My Job: Outdoor activities instructor

Adrian Hall is an outdoor activities instructor and freelance expedition leader who runs activity sessions in schools across East Anglia and leads expeditions for young people to developing world countries. Fiona Muller talks to him about how he teaches map and navigation skills and inspires young people with his tales of adventure.

Why is it a good profession to get into?

I really like not being stuck in an office all day. It’s rewarding to visit schools and see young people’s reactions to working with maps – knowing how to find your way using a map is still an important life skill even in these days of GPS and satellite navigation. When taking young people on an expedition it’s great to see their confidence and awareness grow and to bring them back home a little more worldly wise.

There is definitely a growing awareness of the benefits of getting outside as part of a healthy lifestyle and lots of initiatives support this trend.

After a long career in publishing which ended in redundancy, I decided that I wanted a change away from a desk-based job to one which was founded on my long-standing passion for the “great outdoors”. After a bit of research, I enrolled on the Diploma in Outdoor Activities course at the College of West Anglia and on successfully completing it started thinking how I could turn my new skills into a way of making a living. Some conversations with teachers gave me the idea of running activity sessions in schools, at first in Norfolk, now all over East Anglia.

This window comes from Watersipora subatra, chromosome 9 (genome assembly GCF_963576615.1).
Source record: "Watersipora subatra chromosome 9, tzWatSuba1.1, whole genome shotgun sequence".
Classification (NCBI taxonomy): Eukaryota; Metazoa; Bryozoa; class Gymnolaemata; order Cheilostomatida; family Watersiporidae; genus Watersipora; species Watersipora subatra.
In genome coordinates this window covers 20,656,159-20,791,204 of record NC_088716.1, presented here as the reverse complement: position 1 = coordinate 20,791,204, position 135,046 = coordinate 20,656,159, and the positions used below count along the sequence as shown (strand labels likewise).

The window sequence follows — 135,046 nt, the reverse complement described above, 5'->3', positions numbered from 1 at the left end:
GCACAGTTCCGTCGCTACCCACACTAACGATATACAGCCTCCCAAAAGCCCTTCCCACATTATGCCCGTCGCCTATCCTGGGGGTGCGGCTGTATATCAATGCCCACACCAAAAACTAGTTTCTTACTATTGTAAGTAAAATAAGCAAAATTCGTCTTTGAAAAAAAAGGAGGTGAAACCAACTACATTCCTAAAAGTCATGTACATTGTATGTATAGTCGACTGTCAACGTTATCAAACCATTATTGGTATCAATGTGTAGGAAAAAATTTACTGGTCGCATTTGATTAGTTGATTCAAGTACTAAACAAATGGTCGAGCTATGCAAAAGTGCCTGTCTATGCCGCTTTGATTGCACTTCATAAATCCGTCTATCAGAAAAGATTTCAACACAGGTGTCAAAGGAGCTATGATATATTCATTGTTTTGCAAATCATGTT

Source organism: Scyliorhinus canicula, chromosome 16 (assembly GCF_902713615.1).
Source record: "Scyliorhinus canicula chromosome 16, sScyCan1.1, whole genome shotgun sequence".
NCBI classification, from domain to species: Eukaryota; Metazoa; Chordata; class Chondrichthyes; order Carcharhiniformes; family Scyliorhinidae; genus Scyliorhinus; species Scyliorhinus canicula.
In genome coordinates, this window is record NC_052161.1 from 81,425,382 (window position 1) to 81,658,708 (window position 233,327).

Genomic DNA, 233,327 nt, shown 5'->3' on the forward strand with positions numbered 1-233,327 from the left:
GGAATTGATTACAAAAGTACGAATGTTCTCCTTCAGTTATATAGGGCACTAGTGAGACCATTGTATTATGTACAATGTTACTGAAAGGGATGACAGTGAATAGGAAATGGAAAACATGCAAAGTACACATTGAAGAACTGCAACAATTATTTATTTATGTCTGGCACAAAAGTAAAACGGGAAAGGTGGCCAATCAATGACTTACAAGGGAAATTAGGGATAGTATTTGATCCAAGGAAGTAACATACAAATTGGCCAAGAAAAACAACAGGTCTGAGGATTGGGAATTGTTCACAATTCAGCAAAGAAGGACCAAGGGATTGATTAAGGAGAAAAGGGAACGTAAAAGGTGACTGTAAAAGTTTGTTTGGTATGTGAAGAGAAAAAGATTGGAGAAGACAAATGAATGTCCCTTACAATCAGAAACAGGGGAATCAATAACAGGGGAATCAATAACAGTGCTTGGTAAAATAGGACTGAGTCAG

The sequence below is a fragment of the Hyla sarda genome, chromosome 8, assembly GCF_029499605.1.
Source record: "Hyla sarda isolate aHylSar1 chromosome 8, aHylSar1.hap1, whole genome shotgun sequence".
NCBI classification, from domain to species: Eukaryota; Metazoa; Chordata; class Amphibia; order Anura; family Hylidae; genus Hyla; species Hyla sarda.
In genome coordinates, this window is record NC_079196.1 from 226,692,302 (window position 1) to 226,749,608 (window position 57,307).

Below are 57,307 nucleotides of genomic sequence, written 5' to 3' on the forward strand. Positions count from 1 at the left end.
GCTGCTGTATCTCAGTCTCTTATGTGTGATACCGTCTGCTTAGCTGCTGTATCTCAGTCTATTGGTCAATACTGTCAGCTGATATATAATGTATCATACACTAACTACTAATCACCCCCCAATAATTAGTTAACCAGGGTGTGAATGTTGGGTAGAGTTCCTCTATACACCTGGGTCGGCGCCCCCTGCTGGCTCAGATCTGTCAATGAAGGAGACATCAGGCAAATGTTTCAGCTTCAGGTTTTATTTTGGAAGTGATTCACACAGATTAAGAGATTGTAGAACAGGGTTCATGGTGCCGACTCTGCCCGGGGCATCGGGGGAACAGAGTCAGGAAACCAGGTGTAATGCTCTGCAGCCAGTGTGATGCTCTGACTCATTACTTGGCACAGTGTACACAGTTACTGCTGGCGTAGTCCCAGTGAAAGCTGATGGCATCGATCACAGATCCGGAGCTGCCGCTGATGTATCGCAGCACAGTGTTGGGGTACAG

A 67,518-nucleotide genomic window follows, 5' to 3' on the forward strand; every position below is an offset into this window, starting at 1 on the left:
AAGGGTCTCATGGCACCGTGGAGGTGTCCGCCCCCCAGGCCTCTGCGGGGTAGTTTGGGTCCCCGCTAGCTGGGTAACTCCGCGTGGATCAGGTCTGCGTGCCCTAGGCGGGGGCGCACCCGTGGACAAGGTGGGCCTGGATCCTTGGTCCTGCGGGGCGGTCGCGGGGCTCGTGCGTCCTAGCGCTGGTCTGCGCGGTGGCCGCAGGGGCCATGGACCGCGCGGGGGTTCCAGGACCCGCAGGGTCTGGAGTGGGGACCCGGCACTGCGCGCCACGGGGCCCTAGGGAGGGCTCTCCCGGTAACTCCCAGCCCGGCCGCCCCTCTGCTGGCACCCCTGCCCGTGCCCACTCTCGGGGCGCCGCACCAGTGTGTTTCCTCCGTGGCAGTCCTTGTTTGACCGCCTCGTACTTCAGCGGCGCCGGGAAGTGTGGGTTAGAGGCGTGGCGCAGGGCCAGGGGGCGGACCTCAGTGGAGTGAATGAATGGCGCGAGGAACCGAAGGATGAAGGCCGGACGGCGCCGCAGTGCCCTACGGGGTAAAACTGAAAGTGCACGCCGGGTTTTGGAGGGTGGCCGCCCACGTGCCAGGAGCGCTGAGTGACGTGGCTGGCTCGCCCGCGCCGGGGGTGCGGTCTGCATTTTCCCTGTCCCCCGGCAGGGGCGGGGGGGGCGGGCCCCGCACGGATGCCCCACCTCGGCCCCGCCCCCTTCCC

What does the work involve?

What I do each day depends on where I am working and what the school wants. For some, it’s outdoor navigation and orienteering sessions, for others it’s tales of travelling in the arctic or climbing mountains. My busiest times are during school terms.

When I am taking an expedition to another country – it will be full on. What happens changes on a day to day basis from trekking through unspoilt wilderness areas to community projects such as building work at schools in remote villages.

What are the positives/negatives of this profession?

I like the fact I am my own boss. I’ve enjoyed learning new skills such as making a website. I also like the personal reward I get from working with young people. On the negative side, like many small businesses, I have to do my own administration and book- keeping which is one aspect of the job that I’m less keen on.

Is there much local demand for people trained in this area?

There is certainly demand for activity instructors at local outdoor centres. This work is, however, often seasonal. If you are prepared to work as a freelancer or for yourself and have a good business idea though I would say give it a go! You need to be approachable, proactive and able to sell yourself and the services you offer.

What would employers look for in someone applying for a vacancy?

The most important skill is being able to communicate with people of all ages. You need to be interested in people and enthusiastic about your subject to engage young people. Also, you need to have good presentation skills and be confident enough to work in front of a group of people.

Leading an expedition requires technical knowledge and man management skills and the maturity to be able to cope with unforeseen circumstances.

If you are thinking about working in the great outdoors I would suggest that you go for it as you might never be happy sat in an office behind a desk!

Contact Adrian at www.activeoutdoordiscovery.com

Source: EDP Thursday, February 14, 2013 

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